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Warfare may have allowed humans to evolve high intelligence and the ability to work together toward common goals, according to a new study.
Researchers from the National Institute for Mathematical and Biological Synthesis (NIMBioS) in US have addressed the mystery of how humans evolved high intelligence, required for complex collaborative activities, despite the various costs of having a big brain.
The researchers also offered answers to how humans evolved strong innate preferences for cooperative behaviour, as cooperative behaviour is vulnerable to exploitation by cheaters and 'free-riders'.
A free-rider doesn't contribute or cooperate and thereby undermines the effectiveness of the group's collaborative effort, something scientists call "the collective action problem."
Thus, collaborative behaviour is expected to be rare, and indeed, in animals it is typically limited to close relatives. Humans, however, are a unique species where collaboration is widespread and not limited to relatives.
In the new study published in the Journal of Royal Society Interface, lead author Sergey Gavrilets, a professor of ecology and evolutionary biology and mathematics at the University of Tennessee, Knoxville, and NIMBioS associate director for scientific activities, developed a mathematical model that offers answers to both evolutionary puzzles.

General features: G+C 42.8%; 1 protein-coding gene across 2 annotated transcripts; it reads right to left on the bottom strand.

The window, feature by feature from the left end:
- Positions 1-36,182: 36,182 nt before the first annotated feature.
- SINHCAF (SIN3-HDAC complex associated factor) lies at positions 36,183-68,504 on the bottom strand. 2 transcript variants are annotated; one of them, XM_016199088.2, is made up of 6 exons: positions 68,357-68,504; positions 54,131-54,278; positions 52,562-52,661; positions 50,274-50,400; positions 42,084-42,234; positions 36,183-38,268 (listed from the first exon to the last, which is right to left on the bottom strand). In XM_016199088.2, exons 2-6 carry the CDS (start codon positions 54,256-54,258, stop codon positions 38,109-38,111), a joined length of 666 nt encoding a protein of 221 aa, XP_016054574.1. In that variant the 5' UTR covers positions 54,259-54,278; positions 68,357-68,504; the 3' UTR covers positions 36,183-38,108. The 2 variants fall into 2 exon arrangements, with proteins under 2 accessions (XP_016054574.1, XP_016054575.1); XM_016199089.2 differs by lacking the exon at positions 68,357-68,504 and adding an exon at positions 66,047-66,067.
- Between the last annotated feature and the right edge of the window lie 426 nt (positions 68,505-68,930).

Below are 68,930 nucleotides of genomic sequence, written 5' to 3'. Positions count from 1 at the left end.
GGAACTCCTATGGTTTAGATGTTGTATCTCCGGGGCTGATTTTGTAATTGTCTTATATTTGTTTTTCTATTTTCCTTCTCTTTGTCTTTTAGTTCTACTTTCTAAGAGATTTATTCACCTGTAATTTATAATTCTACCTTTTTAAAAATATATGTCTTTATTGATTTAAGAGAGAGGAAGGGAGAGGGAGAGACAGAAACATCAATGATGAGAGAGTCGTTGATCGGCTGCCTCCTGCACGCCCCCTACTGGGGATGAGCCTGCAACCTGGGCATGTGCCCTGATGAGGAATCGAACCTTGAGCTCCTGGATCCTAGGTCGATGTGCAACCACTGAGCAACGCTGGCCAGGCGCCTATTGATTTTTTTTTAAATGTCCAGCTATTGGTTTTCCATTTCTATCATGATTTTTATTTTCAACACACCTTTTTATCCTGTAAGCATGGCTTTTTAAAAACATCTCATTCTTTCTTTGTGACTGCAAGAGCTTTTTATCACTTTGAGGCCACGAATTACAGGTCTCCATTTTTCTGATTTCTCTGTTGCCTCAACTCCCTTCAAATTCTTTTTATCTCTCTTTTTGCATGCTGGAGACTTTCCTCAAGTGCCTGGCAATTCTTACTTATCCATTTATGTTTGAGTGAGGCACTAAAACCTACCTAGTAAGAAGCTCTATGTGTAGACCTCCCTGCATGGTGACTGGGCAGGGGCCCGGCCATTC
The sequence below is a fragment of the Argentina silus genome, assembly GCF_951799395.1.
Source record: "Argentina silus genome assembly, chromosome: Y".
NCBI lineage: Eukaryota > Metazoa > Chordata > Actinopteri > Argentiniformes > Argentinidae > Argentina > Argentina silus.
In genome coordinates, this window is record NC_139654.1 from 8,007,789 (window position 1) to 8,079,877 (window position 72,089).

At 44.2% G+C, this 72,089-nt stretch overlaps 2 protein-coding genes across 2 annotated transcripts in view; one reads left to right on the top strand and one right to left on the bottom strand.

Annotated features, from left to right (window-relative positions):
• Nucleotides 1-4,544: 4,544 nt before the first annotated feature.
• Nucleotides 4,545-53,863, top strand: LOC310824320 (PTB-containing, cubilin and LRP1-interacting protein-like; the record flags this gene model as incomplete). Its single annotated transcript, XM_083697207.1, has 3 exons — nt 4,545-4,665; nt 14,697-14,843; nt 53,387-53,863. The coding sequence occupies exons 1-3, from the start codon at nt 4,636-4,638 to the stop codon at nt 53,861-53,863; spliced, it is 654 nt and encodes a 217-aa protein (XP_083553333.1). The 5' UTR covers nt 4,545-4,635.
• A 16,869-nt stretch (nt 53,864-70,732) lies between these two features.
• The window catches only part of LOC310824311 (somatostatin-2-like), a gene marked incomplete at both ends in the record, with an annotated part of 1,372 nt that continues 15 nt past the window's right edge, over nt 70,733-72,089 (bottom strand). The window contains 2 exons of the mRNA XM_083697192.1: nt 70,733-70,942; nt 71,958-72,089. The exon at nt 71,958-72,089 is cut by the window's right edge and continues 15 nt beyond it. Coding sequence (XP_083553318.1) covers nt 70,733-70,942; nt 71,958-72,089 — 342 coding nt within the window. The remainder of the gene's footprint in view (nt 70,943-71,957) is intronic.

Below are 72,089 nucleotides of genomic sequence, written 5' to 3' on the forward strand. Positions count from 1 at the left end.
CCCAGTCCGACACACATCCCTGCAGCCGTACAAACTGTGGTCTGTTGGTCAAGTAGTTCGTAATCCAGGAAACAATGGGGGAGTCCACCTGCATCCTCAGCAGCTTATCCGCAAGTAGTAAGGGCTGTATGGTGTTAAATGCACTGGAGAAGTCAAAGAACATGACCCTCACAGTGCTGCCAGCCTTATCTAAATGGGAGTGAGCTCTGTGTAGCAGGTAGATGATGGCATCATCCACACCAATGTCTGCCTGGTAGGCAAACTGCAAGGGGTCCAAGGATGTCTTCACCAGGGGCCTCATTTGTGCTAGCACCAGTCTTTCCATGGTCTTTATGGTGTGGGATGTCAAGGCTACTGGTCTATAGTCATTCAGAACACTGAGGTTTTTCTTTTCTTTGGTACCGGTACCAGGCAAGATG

The model showed that intelligence and cooperative behaviour can co-evolve to solve the problem of collective action in groups and to overcome the costs of having a large brain.
The research points to the types of collective actions that are most effective at hastening collaboration.
According to the model, collaborative ability evolves easiest if there is direct conflict or warfare between groups, what Gavrilets calls "us vs them" activities.
In contrast, collective activities, such as defending against predators or hunting for food, which Gavrilets calls "us vs nature" activities, are much less likely to result in a significant increase in collaborative abilities.
The study also predicts that if high collaborative ability cannot evolve, perhaps for example because the costs of having a big brain are too high, the species will harbour a small proportion of individuals with a genetic predisposition to perform individually-costly but group-beneficial acts.
"Our ability to effectively collaborate with others is largely responsible for what our species came to be," said Gavrilets.
"The big question is how this ability first evolved when there are large metabolic and physiological costs related to human brain size and when collaboration can be easily undermined by free riders.
"The model offers an answer which emphasises the role of between-group conflicts in shaping unique human features," Gavrilets said.